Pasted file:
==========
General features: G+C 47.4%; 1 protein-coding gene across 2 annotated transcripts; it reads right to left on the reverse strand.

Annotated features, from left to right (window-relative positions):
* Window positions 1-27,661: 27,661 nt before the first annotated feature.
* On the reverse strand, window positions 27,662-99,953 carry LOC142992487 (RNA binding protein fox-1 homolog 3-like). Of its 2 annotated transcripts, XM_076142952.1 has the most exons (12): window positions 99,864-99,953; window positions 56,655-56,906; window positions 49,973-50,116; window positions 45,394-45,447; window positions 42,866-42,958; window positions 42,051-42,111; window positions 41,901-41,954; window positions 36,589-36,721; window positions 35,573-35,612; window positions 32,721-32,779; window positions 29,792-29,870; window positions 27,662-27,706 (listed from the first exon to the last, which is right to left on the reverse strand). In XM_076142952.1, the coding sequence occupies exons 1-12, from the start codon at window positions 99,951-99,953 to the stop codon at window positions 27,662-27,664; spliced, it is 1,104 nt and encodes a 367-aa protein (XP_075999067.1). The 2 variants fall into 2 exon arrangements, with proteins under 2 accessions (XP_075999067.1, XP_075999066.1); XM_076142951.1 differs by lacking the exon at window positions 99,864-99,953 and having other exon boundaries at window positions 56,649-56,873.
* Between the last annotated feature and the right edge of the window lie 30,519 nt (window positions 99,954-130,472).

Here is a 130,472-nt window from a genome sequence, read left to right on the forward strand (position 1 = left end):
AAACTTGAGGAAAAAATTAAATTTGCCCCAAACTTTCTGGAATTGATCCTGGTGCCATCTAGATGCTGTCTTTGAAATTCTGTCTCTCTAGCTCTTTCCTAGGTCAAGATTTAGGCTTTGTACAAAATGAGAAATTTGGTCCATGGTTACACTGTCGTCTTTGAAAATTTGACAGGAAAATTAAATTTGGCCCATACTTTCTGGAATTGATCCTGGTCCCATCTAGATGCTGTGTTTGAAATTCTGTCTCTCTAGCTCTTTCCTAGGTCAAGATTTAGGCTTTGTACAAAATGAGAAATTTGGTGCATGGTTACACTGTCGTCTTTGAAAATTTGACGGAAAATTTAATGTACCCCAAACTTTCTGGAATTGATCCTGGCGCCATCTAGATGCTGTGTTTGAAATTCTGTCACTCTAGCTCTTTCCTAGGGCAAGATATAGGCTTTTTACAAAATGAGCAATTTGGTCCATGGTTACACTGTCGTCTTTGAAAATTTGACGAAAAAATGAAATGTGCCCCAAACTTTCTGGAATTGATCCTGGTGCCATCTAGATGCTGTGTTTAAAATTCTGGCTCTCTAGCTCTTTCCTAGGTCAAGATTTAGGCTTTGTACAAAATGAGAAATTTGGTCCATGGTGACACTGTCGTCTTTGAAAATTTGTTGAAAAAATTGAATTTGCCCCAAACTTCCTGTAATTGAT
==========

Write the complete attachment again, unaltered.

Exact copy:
General features: G+C 47.4%; 1 protein-coding gene across 2 annotated transcripts; it reads right to left on the reverse strand.

Annotated features, from left to right (window-relative positions):
* Window positions 1-27,661: 27,661 nt before the first annotated feature.
* On the reverse strand, window positions 27,662-99,953 carry LOC142992487 (RNA binding protein fox-1 homolog 3-like). Of its 2 annotated transcripts, XM_076142952.1 has the most exons (12): window positions 99,864-99,953; window positions 56,655-56,906; window positions 49,973-50,116; window positions 45,394-45,447; window positions 42,866-42,958; window positions 42,051-42,111; window positions 41,901-41,954; window positions 36,589-36,721; window positions 35,573-35,612; window positions 32,721-32,779; window positions 29,792-29,870; window positions 27,662-27,706 (listed from the first exon to the last, which is right to left on the reverse strand). In XM_076142952.1, the coding sequence occupies exons 1-12, from the start codon at window positions 99,951-99,953 to the stop codon at window positions 27,662-27,664; spliced, it is 1,104 nt and encodes a 367-aa protein (XP_075999067.1). The 2 variants fall into 2 exon arrangements, with proteins under 2 accessions (XP_075999067.1, XP_075999066.1); XM_076142951.1 differs by lacking the exon at window positions 99,864-99,953 and having other exon boundaries at window positions 56,649-56,873.
* Between the last annotated feature and the right edge of the window lie 30,519 nt (window positions 99,954-130,472).

Here is a 130,472-nt window from a genome sequence, read left to right on the forward strand (position 1 = left end):
AAACTTGAGGAAAAAATTAAATTTGCCCCAAACTTTCTGGAATTGATCCTGGTGCCATCTAGATGCTGTCTTTGAAATTCTGTCTCTCTAGCTCTTTCCTAGGTCAAGATTTAGGCTTTGTACAAAATGAGAAATTTGGTCCATGGTTACACTGTCGTCTTTGAAAATTTGACAGGAAAATTAAATTTGGCCCATACTTTCTGGAATTGATCCTGGTCCCATCTAGATGCTGTGTTTGAAATTCTGTCTCTCTAGCTCTTTCCTAGGTCAAGATTTAGGCTTTGTACAAAATGAGAAATTTGGTGCATGGTTACACTGTCGTCTTTGAAAATTTGACGGAAAATTTAATGTACCCCAAACTTTCTGGAATTGATCCTGGCGCCATCTAGATGCTGTGTTTGAAATTCTGTCACTCTAGCTCTTTCCTAGGGCAAGATATAGGCTTTTTACAAAATGAGCAATTTGGTCCATGGTTACACTGTCGTCTTTGAAAATTTGACGAAAAAATGAAATGTGCCCCAAACTTTCTGGAATTGATCCTGGTGCCATCTAGATGCTGTGTTTAAAATTCTGGCTCTCTAGCTCTTTCCTAGGTCAAGATTTAGGCTTTGTACAAAATGAGAAATTTGGTCCATGGTGACACTGTCGTCTTTGAAAATTTGTTGAAAAAATTGAATTTGCCCCAAACTTCCTGTAATTGAT